In The importance of empathy in design part 1 I discussed why it’s so important to consider empathy when it comes to designing.
But while it’s all very well preaching about empathy, what can you do to actually embed it into your process?
If you’re not sure, then you’re in the right place as in, part 2, I’m going to be discussing some of the techniques you can use to achieve this.
The GOV.uk website defines ethnographic research as research that “usually involves observing target users in their natural, real-world setting, rather than in the artificial environment of a lab or focus group. The aim is to gather insight into how people live; what they do; how they use things; or what they need in their everyday or professional lives.”
Ethnographic research is important because rather than requiring you to accept what people say they did after the fact (which can sometimes lead to inaccurate information), it allows you to establish meaning around relevant activities.
It’s like being a fly on the wall; it allows you to see what people actually do within a real context and timeframe — and knowing more about this is a real assets when it comes to building empathy.
Similar to ethnographic research is shadowing. This is where you tag along with people to observe and understand their day-to-day routines, interactions and contexts. This allows you to gain insights that show how a product might affect or complement a user’s behaviour.
Conducting extensive research is, of course, a tried-and-tested route when it comes to UX, but as Tim Brown points out, “It’s possible to spend days, weeks, or months conducting research of this sort, but at the end of it all we will have little more than stacks of field notes, videotapes, and photographs unless we can connect with the people we are observing at a fundamental level.”
It’s important that we have techniques to translate research into something we can practically apply to our design process, and creating personas, which can help you to empathise with how the user might feel about and interact with the sites you design, is a tangible way of doing this.
It is key that personas outline a user’s motivations and blockers — blockers are things that would stop a user from using your site in the way you want them to, and motivations are things that will drive the user further on through your experience.
Once you have built a persona/s, you can refer back to it/them throughout the design process to ensure you’re staying on track; for example, if you need to make a design decision and you’re not sure of the right way to go, you can ask yourself ‘What’s best for the person I am designing for?’.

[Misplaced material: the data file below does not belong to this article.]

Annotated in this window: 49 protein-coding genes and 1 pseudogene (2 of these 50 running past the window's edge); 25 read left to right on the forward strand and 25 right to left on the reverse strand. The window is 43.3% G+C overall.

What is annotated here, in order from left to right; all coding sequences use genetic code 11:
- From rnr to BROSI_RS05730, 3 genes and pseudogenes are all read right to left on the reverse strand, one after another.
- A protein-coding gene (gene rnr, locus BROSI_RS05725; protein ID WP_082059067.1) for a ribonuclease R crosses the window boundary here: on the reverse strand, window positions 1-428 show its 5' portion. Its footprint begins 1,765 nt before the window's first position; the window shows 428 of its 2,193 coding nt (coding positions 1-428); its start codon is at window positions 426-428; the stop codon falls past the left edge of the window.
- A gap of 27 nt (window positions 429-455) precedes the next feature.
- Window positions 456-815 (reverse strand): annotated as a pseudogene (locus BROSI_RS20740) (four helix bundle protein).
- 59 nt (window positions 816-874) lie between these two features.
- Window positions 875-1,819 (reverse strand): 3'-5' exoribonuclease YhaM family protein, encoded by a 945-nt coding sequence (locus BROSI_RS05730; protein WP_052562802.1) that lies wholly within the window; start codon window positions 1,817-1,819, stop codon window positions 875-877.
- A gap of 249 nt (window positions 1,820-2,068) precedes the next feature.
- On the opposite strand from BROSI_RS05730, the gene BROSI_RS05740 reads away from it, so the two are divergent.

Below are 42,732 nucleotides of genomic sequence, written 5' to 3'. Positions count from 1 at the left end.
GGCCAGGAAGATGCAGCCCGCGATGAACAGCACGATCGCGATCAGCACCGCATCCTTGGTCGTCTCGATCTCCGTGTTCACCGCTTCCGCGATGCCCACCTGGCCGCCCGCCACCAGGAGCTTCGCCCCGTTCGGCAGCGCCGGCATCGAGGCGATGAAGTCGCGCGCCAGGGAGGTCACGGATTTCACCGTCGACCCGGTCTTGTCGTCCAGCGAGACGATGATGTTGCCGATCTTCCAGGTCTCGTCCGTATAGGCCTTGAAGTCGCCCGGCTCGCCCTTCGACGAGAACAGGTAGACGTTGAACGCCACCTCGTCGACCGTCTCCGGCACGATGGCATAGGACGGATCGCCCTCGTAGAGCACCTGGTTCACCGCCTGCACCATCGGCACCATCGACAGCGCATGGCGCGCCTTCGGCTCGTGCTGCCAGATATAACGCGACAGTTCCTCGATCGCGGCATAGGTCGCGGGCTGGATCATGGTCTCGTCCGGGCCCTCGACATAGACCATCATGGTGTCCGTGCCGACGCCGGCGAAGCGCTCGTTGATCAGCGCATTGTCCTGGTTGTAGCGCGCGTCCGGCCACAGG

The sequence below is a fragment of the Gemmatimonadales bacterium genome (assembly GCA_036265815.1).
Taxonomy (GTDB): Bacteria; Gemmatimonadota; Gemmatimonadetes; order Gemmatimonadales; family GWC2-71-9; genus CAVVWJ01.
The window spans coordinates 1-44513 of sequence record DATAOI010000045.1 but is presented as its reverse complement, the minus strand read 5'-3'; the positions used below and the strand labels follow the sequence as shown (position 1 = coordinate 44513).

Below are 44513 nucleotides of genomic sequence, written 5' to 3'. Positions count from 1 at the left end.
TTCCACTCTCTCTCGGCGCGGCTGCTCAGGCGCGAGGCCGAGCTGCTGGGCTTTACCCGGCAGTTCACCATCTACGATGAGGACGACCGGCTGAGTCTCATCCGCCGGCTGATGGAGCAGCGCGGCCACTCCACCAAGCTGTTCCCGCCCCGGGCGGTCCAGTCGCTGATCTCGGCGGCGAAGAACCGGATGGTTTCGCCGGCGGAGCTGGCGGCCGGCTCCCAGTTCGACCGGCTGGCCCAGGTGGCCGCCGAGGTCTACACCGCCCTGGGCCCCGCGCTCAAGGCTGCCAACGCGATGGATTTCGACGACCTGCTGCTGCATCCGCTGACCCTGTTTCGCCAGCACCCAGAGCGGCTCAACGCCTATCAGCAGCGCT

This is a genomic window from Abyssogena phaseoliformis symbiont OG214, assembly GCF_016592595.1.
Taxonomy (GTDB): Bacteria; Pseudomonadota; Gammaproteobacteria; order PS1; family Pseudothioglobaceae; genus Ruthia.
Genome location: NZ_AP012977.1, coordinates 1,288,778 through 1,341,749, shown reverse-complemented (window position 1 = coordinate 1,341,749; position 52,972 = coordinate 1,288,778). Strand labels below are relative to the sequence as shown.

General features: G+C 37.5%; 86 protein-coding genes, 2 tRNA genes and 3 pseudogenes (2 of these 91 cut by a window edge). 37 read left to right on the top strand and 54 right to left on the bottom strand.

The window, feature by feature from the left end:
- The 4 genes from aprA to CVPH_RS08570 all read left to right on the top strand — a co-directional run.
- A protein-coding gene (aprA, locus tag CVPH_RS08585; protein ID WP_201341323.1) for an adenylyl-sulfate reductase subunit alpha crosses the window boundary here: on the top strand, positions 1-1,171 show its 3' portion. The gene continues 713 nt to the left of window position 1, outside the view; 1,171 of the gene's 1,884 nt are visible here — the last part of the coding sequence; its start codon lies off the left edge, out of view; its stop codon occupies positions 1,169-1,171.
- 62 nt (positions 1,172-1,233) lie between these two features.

This is just a top level view and there are lots of different types of information you can add to a persona; check back for a more detailed post on building effective personas.
Map emotions to your user journeys
Depending on their needs, customers will experience different emotions when they visit your site.
Imagine two different customers visiting a clothing retail site: the first customer is excited to buy a new t-shirt, while the second customer is angry and looking for details on why their delivery has not arrived.
These two users are naturally going to use the site in very different ways. They will also be expecting to see different content; small things that the first user might brush over could be incredibly frustrating for the second user.
It is important to design your site with these different emotions in mind, and consider how you want these users to feel at the end of the process. Try using Robert Plutchik’s emotion wheel (see below) which attempts to identify eight different primary emotions with different intensities and combinations of each, for reference.
When you create user journeys, map a user’s emotional response to each step. This will help the team to empathise with how a user will be feeling throughout the process of using a site, and design you solutions with these emotions in mind.
Ask ‘So what if’
Designer and research Ben Holliday, suggests that one way for design teams to build empathy with their target users is to ask, ‘So what if?’.
When you are designing a page or trying to think how a user might react to a piece of functionality, frame a question using this method, e.g. ‘So what if I needed to return a t-shirt?, ‘So what if my favorite jumper was out of stock?’, etc.
This will help you to feel a little empathy with the situation a user has found themselves in, and then design with this in mind.
Test with users
Last but definitely not least, I couldn’t write a blog post on building empathy with your users without mentioning the importance of user testing.
One often-used UX phrase that has really stuck with me is ‘Design like you’re right, test like your wrong’ — wise words.
It’s best if you can find users who fit the scenario you are designing for. So if, for example, you are designing a website that sells home insurance then you should try and recruit participants who are in the market for home insurance.
Testing doesn’t have to cost a lot and you don’t need to wait until you have a final design; in fact, it’s better to start testing as early as possible. Use quick and rough prototypes, and, if you don’t have time or can’t afford to recruit, get onto the streets and do some guerrilla test.
It’s not just about testing designs either as you can also test your IA Tree to see how easy your site map is to navigate.